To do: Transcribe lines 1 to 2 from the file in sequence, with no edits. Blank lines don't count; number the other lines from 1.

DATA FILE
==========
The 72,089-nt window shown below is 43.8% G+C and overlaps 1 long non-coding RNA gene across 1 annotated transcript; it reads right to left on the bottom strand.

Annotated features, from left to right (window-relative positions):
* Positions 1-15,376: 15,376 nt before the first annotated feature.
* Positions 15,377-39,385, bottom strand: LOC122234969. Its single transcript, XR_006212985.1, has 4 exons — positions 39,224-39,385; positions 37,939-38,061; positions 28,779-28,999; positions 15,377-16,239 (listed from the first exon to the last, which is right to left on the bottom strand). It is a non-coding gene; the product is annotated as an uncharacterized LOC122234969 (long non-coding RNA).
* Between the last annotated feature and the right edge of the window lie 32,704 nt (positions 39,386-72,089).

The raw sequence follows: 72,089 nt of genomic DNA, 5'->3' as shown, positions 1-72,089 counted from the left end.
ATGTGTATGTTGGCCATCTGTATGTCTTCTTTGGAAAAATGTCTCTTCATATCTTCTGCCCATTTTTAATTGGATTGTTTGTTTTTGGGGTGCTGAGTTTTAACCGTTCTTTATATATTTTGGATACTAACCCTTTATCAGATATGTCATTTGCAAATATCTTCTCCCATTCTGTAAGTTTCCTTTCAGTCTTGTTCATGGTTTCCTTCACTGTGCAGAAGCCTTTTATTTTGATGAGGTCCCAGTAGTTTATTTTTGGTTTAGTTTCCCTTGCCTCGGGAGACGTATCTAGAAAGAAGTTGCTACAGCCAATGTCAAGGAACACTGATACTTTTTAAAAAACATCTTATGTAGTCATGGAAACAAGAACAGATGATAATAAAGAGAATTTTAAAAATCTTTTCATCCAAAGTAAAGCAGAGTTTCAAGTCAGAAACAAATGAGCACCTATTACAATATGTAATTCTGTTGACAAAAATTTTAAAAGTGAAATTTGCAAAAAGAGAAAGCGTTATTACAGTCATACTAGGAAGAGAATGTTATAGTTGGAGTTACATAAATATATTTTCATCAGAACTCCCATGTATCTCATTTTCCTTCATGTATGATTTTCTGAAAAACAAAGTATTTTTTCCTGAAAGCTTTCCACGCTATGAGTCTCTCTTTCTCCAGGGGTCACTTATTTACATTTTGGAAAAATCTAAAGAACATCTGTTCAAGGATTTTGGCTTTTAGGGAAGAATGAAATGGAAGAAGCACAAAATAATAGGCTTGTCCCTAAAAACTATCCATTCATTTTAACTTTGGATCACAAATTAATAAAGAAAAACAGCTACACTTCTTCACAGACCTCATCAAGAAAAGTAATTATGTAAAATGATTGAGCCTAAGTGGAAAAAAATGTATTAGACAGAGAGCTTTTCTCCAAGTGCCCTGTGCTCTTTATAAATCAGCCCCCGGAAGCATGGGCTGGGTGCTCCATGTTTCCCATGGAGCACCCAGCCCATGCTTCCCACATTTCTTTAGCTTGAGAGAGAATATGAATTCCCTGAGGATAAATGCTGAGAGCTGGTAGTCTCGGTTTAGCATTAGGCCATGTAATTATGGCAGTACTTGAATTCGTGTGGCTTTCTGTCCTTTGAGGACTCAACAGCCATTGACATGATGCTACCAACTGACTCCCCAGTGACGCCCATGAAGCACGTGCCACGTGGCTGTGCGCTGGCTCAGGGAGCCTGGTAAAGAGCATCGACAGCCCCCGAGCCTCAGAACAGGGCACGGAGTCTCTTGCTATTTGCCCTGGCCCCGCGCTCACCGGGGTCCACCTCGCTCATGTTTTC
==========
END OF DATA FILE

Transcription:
The 72,089-nt window shown below is 43.8% G+C and overlaps 1 long non-coding RNA gene across 1 annotated transcript; it reads right to left on the bottom strand.

Annotated features, from left to right (window-relative positions):